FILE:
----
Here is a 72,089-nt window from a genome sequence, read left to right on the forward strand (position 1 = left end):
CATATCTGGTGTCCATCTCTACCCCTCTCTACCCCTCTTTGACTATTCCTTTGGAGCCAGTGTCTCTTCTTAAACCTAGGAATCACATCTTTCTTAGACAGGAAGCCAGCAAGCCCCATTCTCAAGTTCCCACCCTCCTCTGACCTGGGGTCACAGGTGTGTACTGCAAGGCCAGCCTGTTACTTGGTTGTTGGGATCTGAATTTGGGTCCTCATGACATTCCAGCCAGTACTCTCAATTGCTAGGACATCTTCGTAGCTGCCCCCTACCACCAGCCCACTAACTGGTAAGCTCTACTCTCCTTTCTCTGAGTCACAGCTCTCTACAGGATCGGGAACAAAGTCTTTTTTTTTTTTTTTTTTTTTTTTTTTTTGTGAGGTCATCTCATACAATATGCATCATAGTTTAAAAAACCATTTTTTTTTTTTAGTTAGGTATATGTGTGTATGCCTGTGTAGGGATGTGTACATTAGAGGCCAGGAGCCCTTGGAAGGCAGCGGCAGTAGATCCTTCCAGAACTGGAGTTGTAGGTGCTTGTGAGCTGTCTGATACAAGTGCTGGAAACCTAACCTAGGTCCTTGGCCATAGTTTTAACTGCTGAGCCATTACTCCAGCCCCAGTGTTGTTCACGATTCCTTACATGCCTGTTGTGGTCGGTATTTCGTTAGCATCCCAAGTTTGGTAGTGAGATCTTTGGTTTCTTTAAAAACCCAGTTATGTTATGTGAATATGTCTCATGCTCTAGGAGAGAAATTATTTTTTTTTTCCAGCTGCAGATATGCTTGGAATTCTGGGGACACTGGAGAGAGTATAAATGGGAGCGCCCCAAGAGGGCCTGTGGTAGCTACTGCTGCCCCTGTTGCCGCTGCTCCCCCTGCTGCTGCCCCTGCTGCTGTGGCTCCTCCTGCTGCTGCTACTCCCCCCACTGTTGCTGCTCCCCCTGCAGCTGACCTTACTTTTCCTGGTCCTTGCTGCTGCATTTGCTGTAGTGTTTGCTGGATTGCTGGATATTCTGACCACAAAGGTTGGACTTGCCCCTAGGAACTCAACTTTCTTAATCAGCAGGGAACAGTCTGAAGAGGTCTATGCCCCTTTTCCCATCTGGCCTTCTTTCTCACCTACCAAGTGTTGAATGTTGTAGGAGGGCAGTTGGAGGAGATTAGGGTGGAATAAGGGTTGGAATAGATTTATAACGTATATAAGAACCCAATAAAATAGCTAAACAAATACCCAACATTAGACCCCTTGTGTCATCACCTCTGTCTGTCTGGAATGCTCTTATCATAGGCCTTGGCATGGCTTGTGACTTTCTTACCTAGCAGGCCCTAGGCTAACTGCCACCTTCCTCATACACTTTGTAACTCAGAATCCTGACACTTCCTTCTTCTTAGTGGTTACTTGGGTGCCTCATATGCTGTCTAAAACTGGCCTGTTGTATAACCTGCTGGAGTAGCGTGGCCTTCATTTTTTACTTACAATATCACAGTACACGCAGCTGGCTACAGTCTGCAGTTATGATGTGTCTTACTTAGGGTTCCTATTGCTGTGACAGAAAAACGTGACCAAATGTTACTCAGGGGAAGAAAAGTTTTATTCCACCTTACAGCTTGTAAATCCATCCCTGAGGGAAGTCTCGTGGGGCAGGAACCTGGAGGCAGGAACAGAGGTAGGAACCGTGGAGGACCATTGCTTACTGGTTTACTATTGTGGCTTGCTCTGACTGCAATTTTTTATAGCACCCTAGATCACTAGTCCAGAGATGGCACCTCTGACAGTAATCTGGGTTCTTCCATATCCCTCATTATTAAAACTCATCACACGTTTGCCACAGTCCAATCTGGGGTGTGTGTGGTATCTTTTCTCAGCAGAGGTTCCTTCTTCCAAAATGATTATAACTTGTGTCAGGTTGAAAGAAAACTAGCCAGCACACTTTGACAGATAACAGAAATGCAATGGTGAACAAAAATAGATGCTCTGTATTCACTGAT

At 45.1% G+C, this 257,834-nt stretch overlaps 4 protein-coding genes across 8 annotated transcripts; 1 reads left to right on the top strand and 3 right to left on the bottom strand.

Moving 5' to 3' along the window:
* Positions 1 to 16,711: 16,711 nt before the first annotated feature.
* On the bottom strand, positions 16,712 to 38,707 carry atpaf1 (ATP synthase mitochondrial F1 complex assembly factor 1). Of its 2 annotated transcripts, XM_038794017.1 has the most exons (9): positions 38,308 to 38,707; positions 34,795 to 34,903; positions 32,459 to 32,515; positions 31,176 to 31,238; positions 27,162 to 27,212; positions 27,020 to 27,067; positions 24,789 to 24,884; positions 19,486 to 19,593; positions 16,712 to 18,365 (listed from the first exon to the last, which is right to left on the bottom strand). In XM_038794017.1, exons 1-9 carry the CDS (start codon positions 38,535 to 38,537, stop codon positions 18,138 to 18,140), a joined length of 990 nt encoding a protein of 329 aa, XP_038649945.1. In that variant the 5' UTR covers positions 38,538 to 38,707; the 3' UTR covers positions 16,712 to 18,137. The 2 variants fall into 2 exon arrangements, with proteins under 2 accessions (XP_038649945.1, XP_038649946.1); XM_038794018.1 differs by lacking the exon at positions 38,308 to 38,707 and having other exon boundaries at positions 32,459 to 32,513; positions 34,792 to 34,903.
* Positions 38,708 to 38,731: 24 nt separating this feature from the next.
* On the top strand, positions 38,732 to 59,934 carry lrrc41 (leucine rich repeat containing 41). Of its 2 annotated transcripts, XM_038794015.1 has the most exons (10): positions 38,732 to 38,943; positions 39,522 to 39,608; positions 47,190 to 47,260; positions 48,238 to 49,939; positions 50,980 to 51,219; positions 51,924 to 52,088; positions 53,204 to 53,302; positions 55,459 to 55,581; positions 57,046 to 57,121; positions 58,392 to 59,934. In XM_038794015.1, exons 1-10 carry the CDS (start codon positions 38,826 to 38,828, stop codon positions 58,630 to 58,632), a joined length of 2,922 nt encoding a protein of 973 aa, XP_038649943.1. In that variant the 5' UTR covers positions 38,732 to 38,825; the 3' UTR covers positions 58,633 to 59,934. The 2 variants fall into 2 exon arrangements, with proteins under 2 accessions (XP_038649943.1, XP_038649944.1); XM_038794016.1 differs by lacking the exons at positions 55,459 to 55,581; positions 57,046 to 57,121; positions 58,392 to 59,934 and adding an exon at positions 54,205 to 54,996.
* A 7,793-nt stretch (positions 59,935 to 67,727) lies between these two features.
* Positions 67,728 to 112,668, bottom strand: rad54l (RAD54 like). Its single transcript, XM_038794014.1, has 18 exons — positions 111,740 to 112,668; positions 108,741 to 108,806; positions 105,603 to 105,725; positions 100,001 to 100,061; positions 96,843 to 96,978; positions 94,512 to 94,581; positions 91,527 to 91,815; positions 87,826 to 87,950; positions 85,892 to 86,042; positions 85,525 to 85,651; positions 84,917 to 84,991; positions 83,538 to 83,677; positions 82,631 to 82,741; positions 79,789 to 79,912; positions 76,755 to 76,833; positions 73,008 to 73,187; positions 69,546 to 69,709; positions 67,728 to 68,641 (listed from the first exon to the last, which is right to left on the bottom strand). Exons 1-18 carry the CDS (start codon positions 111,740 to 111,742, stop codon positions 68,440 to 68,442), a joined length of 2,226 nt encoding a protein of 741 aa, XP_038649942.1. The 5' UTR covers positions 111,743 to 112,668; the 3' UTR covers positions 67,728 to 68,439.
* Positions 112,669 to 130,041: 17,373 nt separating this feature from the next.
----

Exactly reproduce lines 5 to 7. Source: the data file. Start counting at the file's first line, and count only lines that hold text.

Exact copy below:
* Positions 1 to 16,711: 16,711 nt before the first annotated feature.
* On the bottom strand, positions 16,712 to 38,707 carry atpaf1 (ATP synthase mitochondrial F1 complex assembly factor 1). Of its 2 annotated transcripts, XM_038794017.1 has the most exons (9): positions 38,308 to 38,707; positions 34,795 to 34,903; positions 32,459 to 32,515; positions 31,176 to 31,238; positions 27,162 to 27,212; positions 27,020 to 27,067; positions 24,789 to 24,884; positions 19,486 to 19,593; positions 16,712 to 18,365 (listed from the first exon to the last, which is right to left on the bottom strand). In XM_038794017.1, exons 1-9 carry the CDS (start codon positions 38,535 to 38,537, stop codon positions 18,138 to 18,140), a joined length of 990 nt encoding a protein of 329 aa, XP_038649945.1. In that variant the 5' UTR covers positions 38,538 to 38,707; the 3' UTR covers positions 16,712 to 18,137. The 2 variants fall into 2 exon arrangements, with proteins under 2 accessions (XP_038649945.1, XP_038649946.1); XM_038794018.1 differs by lacking the exon at positions 38,308 to 38,707 and having other exon boundaries at positions 32,459 to 32,513; positions 34,792 to 34,903.
* Positions 38,708 to 38,731: 24 nt separating this feature from the next.